Cotton as an all-natural material has an almost negligible impact on the environment compared to polyester, which incorporates plastic. Cotton also makes sense in the warm, humid, tropical climate of the Philippines.

Luningning Scarf

There have been other beneficiaries beyond the weavers. Committing to using natural fibers has revived the local cotton industry. Cotton is a major product of Negros Oriental and this shift has given them a new market for their products. Creative Definitions’ innovation in blending cotton with pineapple and abaca fibers has also been a boon to those industries. Creative Definitions wants to take all these to the next level, eventually opening a yarn processing facility, with the assistance of the Philippine Textile Research Institute.

The shift to using less plastic is becoming a hot-button topic. The ecological impact of plastic, especially plastic waste, is finally reaching public consciousness. Creative Definitions is eager to lead the trend to move away from plastic and into natural and sustainable products.

Lounge Shoes

Ecological impact invariably redounds to social improvement. Creative Definitions is invested in its weavers earning more than minimum wage. The company commits to adopt fair trade principles and practices, where the weavers are equitably compensated for their work, and enjoy an improved standard of living. Most companies just think about the ends, what is produced. Creative Definitions is building relationships with its workers.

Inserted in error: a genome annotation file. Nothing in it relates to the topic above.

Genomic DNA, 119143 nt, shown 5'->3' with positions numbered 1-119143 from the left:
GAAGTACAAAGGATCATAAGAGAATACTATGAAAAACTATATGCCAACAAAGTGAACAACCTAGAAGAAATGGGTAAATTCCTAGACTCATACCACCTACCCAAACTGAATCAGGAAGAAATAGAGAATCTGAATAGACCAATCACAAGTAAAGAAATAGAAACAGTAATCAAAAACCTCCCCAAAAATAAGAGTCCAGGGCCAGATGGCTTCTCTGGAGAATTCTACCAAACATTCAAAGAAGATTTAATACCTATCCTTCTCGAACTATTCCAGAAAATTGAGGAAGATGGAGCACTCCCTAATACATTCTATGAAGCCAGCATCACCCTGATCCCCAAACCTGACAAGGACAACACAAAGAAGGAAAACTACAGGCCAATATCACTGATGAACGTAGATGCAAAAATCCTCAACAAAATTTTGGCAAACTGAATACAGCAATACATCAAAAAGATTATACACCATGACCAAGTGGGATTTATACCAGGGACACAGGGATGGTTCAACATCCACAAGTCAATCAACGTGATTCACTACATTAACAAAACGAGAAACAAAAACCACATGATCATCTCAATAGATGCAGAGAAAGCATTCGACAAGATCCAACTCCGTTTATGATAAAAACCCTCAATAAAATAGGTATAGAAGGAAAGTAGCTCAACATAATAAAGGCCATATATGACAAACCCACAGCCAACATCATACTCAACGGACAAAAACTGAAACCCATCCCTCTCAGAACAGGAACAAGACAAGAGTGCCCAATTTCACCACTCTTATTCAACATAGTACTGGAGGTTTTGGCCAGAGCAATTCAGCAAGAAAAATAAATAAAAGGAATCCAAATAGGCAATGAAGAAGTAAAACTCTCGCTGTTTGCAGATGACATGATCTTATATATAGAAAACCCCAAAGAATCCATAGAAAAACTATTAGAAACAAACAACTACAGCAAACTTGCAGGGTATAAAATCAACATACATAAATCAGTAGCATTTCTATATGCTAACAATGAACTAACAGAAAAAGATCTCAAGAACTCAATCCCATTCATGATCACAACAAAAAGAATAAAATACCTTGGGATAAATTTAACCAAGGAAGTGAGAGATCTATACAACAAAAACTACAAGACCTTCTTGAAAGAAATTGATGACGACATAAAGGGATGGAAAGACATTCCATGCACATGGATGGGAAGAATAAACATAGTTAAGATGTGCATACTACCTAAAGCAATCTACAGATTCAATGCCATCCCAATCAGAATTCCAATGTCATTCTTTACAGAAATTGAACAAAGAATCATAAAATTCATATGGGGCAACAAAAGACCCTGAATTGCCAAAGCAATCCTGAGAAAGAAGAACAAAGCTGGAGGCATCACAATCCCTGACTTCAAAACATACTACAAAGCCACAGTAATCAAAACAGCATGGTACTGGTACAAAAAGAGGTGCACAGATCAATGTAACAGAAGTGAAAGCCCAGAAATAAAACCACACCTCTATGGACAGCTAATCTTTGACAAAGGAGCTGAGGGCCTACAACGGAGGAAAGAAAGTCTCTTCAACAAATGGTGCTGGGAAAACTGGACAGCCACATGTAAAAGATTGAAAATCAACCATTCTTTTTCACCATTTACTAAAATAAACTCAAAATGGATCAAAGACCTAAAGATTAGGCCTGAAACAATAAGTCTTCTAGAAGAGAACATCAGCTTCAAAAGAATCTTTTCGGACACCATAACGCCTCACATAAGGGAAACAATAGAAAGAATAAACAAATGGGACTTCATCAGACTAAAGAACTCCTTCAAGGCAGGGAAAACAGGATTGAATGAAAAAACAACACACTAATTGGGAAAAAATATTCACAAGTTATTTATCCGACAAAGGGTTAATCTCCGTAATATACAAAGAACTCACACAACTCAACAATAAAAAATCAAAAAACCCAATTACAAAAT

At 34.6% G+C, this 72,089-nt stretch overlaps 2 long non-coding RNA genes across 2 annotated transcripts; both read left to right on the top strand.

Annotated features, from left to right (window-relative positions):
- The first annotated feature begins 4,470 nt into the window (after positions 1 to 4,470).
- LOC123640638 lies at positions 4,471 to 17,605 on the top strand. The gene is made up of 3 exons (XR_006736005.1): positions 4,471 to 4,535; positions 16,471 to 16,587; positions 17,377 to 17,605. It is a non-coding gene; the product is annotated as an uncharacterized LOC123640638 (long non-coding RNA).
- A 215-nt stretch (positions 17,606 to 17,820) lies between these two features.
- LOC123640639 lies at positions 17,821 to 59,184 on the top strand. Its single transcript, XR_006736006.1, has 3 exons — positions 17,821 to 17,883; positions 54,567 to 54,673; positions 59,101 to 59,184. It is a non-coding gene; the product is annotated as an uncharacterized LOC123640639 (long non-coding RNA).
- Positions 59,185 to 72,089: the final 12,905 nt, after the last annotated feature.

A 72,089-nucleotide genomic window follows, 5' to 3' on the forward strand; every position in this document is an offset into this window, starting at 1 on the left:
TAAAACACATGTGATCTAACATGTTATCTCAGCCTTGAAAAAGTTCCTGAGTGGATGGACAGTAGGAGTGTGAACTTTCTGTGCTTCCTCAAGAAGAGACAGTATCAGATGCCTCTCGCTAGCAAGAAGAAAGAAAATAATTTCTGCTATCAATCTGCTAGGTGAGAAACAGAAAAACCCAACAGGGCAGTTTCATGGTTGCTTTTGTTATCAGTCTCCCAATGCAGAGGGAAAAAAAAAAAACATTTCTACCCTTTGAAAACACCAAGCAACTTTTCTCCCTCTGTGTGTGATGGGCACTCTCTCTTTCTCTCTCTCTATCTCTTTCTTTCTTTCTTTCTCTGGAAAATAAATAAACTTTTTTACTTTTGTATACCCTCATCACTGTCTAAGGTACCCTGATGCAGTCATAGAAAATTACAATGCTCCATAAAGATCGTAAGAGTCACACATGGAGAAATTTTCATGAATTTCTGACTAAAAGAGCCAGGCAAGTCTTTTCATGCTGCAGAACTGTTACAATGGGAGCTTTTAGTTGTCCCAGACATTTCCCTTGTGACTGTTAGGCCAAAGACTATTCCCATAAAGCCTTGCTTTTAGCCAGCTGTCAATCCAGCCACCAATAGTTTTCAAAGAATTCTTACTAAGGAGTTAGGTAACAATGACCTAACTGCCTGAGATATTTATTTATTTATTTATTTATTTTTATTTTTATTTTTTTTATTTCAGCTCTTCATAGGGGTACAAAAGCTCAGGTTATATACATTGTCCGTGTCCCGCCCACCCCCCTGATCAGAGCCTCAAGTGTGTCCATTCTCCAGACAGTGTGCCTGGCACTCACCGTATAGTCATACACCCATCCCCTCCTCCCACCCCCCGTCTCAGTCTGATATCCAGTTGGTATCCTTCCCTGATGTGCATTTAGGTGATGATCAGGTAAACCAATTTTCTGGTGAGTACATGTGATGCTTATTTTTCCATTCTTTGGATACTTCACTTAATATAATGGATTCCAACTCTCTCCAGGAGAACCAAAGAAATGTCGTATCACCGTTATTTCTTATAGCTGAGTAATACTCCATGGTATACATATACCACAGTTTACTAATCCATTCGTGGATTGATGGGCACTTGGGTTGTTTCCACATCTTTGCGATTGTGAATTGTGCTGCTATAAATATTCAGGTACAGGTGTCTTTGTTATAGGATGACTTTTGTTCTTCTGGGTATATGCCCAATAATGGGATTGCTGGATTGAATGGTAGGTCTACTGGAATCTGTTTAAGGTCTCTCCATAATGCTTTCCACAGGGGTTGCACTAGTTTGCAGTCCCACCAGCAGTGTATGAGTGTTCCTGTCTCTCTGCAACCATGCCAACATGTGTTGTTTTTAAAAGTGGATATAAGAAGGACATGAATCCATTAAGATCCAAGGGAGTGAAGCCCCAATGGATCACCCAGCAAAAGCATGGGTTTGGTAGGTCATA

Hablon Comfo-Seal Masks

The Claparols have always been computer-savvy. The pandemic lockdowns just put their online presence into high gear. Being based in Manila meant that, unlike before, they could not fly to Negros and everything has to be done virtually. Communication is key as instructions and specifications have to be exacting and clear from the clients to the weavers.

Johanna created a website to widen their reach and be more readily available to international clients and customers. The one disadvantage is that customers cannot feel the product, something that Mike and Johanna believe is very important to buyers.

As a member of the Association of Negros Producers (ANP), Creative Definitions is using its online savvy to take part in this year’s Negros Trade Fair. In fact, the setting up of the online marketplace of The Negros Trade Fair was spearheaded by Mike himself, who sits as Chairman of the fair.

Creative Definitions has its eyes set on the future. There are plans for a textile research and production center in Negros. Michael and Johanna feel it is important to research other fibers that can be incorporated. Innovation – new fibers, new yarns, new techniques, new processes, new designs – is key to keeping the industry healthy and thriving. They especially want to research ways to bring down the carbon footprint of the industry and increase its sustainability. Their ultimate goal is to make the whole Negros Island a center of innovative and sustainable textiles.

Traditional weavers and indigenous fibers combine into world-class textiles at

Text by Jubal Gallaga